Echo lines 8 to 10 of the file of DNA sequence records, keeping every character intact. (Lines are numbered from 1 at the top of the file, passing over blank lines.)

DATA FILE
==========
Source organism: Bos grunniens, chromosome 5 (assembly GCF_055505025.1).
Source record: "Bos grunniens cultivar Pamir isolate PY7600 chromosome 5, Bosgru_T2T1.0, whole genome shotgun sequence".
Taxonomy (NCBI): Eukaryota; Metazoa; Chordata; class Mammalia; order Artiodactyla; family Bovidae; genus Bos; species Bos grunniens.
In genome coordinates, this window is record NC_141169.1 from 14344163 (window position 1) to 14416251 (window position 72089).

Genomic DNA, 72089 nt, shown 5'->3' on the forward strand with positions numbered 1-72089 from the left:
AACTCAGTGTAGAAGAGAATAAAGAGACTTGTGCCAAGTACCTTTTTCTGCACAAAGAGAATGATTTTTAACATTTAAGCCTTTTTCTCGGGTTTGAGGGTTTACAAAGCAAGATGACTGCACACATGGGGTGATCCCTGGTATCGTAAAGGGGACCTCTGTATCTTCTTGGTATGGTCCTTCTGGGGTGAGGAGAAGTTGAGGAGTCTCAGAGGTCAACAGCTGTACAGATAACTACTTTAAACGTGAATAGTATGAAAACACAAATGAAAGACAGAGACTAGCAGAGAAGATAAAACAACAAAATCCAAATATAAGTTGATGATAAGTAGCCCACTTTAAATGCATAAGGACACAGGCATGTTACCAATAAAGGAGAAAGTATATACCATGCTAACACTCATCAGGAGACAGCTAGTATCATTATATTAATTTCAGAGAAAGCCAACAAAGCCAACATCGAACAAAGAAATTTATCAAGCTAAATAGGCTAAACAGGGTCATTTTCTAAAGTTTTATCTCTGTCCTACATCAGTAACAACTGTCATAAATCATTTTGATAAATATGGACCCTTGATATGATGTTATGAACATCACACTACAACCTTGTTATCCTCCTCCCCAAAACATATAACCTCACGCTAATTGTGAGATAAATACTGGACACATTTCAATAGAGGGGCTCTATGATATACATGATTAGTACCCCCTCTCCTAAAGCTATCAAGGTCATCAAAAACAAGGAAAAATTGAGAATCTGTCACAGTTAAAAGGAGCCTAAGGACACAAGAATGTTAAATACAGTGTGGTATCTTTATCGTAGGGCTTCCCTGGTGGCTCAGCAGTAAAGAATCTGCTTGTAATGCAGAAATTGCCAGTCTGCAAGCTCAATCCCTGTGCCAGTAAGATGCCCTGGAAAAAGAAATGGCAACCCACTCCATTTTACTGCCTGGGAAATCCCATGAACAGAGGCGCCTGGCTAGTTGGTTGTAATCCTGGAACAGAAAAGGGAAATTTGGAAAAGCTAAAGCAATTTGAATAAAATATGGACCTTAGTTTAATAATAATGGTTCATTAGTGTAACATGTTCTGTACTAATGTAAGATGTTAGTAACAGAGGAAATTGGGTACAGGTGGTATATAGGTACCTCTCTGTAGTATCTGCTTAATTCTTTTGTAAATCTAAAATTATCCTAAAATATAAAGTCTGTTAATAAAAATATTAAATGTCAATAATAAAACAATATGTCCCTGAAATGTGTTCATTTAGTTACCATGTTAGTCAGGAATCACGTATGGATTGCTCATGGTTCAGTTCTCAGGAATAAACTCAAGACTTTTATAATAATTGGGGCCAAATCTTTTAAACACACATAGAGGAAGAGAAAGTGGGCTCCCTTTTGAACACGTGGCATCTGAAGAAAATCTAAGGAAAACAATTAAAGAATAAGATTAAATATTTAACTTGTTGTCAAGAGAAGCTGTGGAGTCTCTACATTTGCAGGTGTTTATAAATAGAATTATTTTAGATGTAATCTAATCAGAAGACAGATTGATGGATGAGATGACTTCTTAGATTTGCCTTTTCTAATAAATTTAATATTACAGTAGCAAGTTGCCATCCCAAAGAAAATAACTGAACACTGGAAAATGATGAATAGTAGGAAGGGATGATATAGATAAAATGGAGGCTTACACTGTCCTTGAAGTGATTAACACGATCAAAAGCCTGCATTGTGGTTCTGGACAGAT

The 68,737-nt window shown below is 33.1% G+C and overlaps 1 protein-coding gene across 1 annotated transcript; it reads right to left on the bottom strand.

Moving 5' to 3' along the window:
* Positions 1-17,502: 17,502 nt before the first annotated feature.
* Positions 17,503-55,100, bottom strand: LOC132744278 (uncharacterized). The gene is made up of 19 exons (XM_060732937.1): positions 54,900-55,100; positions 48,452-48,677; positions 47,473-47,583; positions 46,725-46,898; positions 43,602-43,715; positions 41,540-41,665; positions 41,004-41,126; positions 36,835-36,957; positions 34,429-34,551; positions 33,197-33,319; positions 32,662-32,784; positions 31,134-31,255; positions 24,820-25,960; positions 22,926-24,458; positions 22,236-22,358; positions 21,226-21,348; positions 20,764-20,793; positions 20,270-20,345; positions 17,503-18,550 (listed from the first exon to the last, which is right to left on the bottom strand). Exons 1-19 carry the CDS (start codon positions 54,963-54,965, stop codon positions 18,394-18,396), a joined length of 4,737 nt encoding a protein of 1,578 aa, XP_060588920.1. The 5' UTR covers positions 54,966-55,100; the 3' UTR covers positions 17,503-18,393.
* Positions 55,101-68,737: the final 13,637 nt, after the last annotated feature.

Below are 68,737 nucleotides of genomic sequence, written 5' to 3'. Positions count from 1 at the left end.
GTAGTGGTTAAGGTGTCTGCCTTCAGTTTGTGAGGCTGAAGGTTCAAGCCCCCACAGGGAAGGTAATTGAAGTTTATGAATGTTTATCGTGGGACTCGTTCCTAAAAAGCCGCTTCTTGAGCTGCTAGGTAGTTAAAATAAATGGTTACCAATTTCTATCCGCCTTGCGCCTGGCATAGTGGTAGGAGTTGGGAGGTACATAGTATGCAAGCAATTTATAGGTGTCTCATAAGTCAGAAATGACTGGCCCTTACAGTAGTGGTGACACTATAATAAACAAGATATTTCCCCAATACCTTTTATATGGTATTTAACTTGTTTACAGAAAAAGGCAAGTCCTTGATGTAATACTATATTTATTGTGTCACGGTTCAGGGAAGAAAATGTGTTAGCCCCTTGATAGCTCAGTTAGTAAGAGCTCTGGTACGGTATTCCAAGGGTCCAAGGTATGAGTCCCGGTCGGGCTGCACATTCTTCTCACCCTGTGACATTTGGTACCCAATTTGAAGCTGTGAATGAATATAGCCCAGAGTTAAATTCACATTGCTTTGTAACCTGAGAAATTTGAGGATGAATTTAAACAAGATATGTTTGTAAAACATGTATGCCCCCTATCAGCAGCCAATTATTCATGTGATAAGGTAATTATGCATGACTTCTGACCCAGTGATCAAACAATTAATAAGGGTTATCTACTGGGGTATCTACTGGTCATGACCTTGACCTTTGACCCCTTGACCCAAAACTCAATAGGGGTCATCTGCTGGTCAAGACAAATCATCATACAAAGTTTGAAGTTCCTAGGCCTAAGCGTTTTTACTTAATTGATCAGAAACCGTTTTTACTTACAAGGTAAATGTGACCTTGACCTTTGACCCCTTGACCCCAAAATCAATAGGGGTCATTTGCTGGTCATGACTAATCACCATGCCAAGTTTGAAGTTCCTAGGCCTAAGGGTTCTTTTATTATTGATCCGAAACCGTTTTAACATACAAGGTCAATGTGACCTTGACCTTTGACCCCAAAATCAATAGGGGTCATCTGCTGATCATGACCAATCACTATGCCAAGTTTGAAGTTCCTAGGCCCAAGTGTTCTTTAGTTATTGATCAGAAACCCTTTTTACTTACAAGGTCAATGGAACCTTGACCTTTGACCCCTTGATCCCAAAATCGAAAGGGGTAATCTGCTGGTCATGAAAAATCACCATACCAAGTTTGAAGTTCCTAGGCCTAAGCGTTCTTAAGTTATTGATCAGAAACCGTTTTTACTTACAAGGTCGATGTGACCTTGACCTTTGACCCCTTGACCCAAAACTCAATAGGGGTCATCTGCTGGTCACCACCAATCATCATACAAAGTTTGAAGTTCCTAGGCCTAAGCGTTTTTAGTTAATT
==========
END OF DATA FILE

Moving 5' to 3' along the window:
* Positions 1-17,502: 17,502 nt before the first annotated feature.
* Positions 17,503-55,100, bottom strand: LOC132744278 (uncharacterized). The gene is made up of 19 exons (XM_060732937.1): positions 54,900-55,100; positions 48,452-48,677; positions 47,473-47,583; positions 46,725-46,898; positions 43,602-43,715; positions 41,540-41,665; positions 41,004-41,126; positions 36,835-36,957; positions 34,429-34,551; positions 33,197-33,319; positions 32,662-32,784; positions 31,134-31,255; positions 24,820-25,960; positions 22,926-24,458; positions 22,236-22,358; positions 21,226-21,348; positions 20,764-20,793; positions 20,270-20,345; positions 17,503-18,550 (listed from the first exon to the last, which is right to left on the bottom strand). Exons 1-19 carry the CDS (start codon positions 54,963-54,965, stop codon positions 18,394-18,396), a joined length of 4,737 nt encoding a protein of 1,578 aa, XP_060588920.1. The 5' UTR covers positions 54,966-55,100; the 3' UTR covers positions 17,503-18,393.